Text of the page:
Stephen Lee is facing a battle to save his career after the World Professional Billiards and Snooker Association said he has "a case to answer" following a match-fixing investigation.
The 38-year-old from England, who has been ranked as high as fifth in the world and began this season at number eight, is alleged to have breached WPBSA rules in matches at four tournaments, including the 2009 World Championship.
The WPBSA said in a statement today it had considered a "large amount of material" before deciding to take action against a player who has been suspended from the sport since October 12.
"The case will be heard at a formal independent hearing arranged by Sport Resolutions UK at a date to be arranged," the WPBSA said.
In a statement, snooker's regulatory body said: "The WPBSA has gathered a large amount of material from the Gambling Commission, West Midlands Police and third parties in relation to these allegations.
"This has been a complex investigation where the material has had to be traced, recovered and re-evaluated with regard to the WPBSA rules.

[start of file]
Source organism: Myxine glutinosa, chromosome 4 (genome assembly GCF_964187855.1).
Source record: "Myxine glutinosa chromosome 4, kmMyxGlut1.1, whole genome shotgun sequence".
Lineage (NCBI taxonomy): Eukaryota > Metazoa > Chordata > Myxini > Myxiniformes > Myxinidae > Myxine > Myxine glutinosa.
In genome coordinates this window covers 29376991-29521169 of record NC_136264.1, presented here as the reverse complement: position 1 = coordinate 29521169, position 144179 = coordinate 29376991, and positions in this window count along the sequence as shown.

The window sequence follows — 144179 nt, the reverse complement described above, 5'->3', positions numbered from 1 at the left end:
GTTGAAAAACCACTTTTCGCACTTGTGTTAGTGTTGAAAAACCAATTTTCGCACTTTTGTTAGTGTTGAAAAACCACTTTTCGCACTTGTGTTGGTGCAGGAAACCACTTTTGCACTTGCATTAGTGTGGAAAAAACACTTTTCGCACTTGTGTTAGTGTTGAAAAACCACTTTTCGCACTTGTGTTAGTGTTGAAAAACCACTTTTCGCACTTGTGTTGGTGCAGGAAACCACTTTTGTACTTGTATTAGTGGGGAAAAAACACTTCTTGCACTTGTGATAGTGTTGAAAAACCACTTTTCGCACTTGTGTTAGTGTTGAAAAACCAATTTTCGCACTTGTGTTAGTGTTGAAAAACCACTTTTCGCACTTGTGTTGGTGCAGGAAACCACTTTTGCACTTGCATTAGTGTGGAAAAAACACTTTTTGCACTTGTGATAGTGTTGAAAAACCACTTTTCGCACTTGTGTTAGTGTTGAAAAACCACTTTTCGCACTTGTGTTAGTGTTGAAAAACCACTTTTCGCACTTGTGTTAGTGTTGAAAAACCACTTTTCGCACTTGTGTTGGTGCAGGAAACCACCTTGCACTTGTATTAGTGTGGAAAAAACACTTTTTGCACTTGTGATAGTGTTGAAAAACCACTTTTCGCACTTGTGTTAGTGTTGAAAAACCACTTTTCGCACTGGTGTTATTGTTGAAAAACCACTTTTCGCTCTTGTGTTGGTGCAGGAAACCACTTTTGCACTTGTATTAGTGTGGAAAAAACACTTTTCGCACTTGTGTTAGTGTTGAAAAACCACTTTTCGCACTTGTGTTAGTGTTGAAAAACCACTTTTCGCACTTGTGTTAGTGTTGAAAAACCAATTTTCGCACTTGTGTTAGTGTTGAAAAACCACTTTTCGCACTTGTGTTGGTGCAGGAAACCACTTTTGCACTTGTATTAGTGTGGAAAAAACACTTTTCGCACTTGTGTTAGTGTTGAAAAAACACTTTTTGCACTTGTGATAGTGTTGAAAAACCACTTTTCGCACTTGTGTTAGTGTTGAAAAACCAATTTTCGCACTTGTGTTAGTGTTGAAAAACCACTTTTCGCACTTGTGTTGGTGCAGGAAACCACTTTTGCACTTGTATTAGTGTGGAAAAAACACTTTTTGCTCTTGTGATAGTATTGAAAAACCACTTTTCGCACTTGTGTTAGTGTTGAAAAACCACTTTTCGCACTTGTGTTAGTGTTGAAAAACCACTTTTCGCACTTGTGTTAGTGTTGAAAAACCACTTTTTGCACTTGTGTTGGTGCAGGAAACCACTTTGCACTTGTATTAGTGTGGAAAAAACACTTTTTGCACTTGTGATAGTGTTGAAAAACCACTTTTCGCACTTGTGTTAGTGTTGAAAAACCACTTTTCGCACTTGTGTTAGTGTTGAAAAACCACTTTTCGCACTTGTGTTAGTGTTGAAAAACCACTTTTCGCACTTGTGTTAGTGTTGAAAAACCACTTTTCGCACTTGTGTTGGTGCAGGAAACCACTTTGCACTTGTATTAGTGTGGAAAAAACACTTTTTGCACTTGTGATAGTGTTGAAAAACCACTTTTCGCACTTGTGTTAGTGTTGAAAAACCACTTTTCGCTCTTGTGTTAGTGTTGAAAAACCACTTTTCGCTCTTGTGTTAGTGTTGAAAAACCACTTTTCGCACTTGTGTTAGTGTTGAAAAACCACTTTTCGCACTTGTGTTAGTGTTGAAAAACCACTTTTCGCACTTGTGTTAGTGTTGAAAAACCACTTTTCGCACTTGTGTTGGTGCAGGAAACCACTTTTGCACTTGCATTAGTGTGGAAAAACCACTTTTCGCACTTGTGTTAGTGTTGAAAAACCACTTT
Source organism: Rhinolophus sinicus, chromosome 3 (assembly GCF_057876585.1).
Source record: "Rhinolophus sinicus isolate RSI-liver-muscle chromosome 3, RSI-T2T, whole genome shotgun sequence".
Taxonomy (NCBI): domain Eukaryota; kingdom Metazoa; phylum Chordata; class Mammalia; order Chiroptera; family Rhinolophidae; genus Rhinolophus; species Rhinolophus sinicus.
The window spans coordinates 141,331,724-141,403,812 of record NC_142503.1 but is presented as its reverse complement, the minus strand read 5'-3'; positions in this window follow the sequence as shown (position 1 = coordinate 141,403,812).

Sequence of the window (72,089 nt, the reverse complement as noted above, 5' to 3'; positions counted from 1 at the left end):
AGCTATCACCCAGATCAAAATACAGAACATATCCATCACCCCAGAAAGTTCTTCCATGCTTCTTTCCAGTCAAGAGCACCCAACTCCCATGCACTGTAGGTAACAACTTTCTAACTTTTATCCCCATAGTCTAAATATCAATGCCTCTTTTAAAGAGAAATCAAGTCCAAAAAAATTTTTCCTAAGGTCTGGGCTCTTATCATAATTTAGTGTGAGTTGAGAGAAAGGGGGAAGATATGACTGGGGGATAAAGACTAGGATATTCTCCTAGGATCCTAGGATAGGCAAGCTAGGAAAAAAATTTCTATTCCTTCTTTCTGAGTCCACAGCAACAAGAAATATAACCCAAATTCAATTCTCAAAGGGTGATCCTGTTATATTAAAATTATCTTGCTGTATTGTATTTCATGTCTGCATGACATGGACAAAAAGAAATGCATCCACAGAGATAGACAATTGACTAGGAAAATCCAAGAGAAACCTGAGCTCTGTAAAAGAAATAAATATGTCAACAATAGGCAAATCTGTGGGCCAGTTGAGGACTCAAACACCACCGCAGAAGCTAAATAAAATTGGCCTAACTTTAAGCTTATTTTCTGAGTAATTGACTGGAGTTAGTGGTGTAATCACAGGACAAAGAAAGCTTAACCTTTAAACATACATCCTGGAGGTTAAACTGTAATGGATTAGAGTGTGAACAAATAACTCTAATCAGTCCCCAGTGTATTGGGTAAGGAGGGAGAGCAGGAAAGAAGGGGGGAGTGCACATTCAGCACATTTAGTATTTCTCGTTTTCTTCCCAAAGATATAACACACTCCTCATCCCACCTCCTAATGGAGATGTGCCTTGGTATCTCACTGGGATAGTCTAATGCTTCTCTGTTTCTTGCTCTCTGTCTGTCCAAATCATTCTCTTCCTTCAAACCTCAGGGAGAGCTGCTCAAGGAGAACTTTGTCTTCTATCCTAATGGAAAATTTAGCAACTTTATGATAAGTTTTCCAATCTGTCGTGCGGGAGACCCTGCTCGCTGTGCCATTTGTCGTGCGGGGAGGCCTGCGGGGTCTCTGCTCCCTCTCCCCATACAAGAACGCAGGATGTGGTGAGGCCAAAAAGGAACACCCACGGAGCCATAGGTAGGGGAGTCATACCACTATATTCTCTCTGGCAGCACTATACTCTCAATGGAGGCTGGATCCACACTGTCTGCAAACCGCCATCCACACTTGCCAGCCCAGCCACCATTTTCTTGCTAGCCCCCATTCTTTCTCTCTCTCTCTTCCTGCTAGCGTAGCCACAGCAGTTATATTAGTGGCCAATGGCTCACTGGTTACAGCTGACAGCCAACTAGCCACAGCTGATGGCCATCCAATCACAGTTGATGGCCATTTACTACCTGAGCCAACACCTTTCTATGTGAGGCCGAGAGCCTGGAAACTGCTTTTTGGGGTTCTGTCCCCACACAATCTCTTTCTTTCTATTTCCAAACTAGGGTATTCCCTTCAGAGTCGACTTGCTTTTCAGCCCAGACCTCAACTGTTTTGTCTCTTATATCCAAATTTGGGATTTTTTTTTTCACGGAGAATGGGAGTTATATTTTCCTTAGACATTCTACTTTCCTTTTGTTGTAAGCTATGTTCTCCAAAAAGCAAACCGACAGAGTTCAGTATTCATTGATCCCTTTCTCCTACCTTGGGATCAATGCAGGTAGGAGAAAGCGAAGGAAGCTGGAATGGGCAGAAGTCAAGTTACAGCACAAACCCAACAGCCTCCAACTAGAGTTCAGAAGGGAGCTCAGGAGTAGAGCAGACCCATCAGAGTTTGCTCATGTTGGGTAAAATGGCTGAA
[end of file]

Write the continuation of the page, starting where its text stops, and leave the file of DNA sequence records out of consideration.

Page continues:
"The available evidence has now been considered and in accordance with the disciplinary rules, the chairman of the disciplinary committee has decided that there is a case for Stephen Lee to answer in relation to a breach of the WPBSA members rules.
"These alleged breaches relate to four matches at the Malta Cup 2008, two matches at the UK Championship 2008, one match at the China Open 2009 and one match at the World Championship 2009."
Lee appealed against his initial suspension but that was rejected on October 24 and it remains in force.
The WPBSA statement added: "Stephen Lee is currently suspended from competition and Jason Ferguson, the chairman of the WPBSA, has decided that the suspension will remain in force until the conclusion of the hearing or hearings and the determination of this matter.
"The investigation into the suspicious betting in relation to Stephen Lee's Premier League match with John Higgins on October 11, 2012 is ongoing."
The rules that Lee will face a hearing over relate to betting, specifically providing information that "is not publicly available" and deliberately influencing "the outcome or conduct of a game or frame".